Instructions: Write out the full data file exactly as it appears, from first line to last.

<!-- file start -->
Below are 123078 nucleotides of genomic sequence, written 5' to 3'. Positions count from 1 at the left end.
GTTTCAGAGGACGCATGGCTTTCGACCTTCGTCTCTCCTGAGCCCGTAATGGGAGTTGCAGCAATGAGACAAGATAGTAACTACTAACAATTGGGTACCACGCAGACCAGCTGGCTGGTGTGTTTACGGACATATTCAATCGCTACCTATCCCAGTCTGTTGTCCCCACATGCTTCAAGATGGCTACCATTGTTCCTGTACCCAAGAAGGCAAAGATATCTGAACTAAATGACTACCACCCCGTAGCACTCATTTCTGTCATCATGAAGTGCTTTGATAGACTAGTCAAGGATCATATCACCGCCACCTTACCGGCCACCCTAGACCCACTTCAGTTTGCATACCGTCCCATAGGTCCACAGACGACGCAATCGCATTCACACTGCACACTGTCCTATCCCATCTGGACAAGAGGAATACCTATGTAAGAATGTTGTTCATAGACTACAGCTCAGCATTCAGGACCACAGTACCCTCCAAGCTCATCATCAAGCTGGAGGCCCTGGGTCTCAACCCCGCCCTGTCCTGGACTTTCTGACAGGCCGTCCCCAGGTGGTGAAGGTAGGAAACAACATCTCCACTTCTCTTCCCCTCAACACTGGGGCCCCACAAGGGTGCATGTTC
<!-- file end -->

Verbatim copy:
Below are 123078 nucleotides of genomic sequence, written 5' to 3'. Positions count from 1 at the left end.
GTTTCAGAGGACGCATGGCTTTCGACCTTCGTCTCTCCTGAGCCCGTAATGGGAGTTGCAGCAATGAGACAAGATAGTAACTACTAACAATTGGGTACCACGCAGACCAGCTGGCTGGTGTGTTTACGGACATATTCAATCGCTACCTATCCCAGTCTGTTGTCCCCACATGCTTCAAGATGGCTACCATTGTTCCTGTACCCAAGAAGGCAAAGATATCTGAACTAAATGACTACCACCCCGTAGCACTCATTTCTGTCATCATGAAGTGCTTTGATAGACTAGTCAAGGATCATATCACCGCCACCTTACCGGCCACCCTAGACCCACTTCAGTTTGCATACCGTCCCATAGGTCCACAGACGACGCAATCGCATTCACACTGCACACTGTCCTATCCCATCTGGACAAGAGGAATACCTATGTAAGAATGTTGTTCATAGACTACAGCTCAGCATTCAGGACCACAGTACCCTCCAAGCTCATCATCAAGCTGGAGGCCCTGGGTCTCAACCCCGCCCTGTCCTGGACTTTCTGACAGGCCGTCCCCAGGTGGTGAAGGTAGGAAACAACATCTCCACTTCTCTTCCCCTCAACACTGGGGCCCCACAAGGGTGCATGTTC